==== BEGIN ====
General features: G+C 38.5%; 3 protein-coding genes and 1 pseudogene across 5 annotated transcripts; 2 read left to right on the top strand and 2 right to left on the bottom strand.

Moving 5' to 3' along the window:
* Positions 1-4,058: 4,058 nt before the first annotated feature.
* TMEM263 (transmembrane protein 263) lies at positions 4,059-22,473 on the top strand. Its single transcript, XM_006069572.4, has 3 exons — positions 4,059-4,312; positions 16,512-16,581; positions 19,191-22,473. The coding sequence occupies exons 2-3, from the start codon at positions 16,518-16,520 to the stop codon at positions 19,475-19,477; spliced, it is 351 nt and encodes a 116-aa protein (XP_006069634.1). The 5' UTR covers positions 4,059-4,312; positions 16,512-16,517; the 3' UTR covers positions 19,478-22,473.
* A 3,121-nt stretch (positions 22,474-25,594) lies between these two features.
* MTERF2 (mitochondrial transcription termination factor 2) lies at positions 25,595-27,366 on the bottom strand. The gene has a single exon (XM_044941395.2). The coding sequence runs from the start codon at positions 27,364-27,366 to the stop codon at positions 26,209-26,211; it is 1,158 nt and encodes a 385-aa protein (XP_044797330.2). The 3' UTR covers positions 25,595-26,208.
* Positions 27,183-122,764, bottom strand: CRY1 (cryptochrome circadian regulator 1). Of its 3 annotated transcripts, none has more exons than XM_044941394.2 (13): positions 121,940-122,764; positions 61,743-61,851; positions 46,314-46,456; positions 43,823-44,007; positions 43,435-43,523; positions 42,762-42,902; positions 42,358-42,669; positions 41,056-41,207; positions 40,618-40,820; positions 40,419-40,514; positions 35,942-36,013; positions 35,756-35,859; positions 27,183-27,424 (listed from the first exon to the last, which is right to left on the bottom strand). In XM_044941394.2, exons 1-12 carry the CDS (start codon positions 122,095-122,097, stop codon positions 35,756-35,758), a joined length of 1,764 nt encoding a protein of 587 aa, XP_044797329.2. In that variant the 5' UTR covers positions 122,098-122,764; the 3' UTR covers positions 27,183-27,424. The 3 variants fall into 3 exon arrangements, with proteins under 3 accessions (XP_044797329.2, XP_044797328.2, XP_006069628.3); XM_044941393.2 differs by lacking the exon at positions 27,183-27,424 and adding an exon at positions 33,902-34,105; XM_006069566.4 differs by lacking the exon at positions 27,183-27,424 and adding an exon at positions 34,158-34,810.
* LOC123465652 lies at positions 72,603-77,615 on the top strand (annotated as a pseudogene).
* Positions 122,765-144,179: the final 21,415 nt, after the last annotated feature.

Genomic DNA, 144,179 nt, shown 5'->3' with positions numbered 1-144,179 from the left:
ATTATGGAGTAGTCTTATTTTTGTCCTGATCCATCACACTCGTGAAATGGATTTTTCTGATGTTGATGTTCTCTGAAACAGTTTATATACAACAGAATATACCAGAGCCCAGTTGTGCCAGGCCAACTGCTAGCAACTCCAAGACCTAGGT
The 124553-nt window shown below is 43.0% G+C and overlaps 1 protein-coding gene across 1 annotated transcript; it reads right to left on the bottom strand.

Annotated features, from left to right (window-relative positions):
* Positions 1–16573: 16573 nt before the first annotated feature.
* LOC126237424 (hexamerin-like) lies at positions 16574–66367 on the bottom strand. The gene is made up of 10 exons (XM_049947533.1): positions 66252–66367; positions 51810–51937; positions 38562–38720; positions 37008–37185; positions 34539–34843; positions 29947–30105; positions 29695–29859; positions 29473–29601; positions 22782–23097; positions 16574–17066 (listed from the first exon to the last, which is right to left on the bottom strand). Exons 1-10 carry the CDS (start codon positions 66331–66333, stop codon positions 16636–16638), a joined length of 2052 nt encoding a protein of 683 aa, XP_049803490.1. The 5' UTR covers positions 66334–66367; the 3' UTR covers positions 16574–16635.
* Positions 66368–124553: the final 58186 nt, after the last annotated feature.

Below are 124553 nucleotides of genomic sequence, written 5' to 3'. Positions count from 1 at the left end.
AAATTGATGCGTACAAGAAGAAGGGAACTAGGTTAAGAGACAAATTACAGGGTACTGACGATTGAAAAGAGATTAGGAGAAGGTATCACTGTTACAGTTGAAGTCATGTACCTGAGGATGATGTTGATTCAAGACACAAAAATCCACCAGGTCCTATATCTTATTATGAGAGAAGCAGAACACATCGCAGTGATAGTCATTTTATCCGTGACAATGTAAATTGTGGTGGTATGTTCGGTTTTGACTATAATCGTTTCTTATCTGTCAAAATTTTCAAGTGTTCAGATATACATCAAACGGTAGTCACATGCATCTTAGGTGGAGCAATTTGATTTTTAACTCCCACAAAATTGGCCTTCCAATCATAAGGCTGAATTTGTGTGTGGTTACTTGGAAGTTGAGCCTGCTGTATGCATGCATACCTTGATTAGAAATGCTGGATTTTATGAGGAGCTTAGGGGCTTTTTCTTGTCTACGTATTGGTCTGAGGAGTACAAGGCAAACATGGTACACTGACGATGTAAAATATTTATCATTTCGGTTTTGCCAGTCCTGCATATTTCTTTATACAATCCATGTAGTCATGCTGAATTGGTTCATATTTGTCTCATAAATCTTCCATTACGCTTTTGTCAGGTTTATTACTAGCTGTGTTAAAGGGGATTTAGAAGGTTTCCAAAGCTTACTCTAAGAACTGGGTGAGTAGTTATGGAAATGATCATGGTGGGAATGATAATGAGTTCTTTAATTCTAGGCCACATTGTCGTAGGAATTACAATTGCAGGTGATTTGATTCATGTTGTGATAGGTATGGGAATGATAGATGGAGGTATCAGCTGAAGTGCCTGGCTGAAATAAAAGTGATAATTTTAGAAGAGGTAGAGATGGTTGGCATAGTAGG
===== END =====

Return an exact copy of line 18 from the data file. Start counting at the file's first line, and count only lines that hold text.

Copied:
AAATTGATGCGTACAAGAAGAAGGGAACTAGGTTAAGAGACAAATTACAGGGTACTGACGATTGAAAAGAGATTAGGAGAAGGTATCACTGTTACAGTTGAAGTCATGTACCTGAGGATGATGTTGATTCAAGACACAAAAATCCACCAGGTCCTATATCTTATTATGAGAGAAGCAGAACACATCGCAGTGATAGTCATTTTATCCGTGACAATGTAAATTGTGGTGGTATGTTCGGTTTTGACTATAATCGTTTCTTATCTGTCAAAATTTTCAAGTGTTCAGATATACATCAAACGGTAGTCACATGCATCTTAGGTGGAGCAATTTGATTTTTAACTCCCACAAAATTGGCCTTCCAATCATAAGGCTGAATTTGTGTGTGGTTACTTGGAAGTTGAGCCTGCTGTATGCATGCATACCTTGATTAGAAATGCTGGATTTTATGAGGAGCTTAGGGGCTTTTTCTTGTCTACGTATTGGTCTGAGGAGTACAAGGCAAACATGGTACACTGACGATGTAAAATATTTATCATTTCGGTTTTGCCAGTCCTGCATATTTCTTTATACAATCCATGTAGTCATGCTGAATTGGTTCATATTTGTCTCATAAATCTTCCATTACGCTTTTGTCAGGTTTATTACTAGCTGTGTTAAAGGGGATTTAGAAGGTTTCCAAAGCTTACTCTAAGAACTGGGTGAGTAGTTATGGAAATGATCATGGTGGGAATGATAATGAGTTCTTTAATTCTAGGCCACATTGTCGTAGGAATTACAATTGCAGGTGATTTGATTCATGTTGTGATAGGTATGGGAATGATAGATGGAGGTATCAGCTGAAGTGCCTGGCTGAAATAAAAGTGATAATTTTAGAAGAGGTAGAGATGGTTGGCATAGTAGG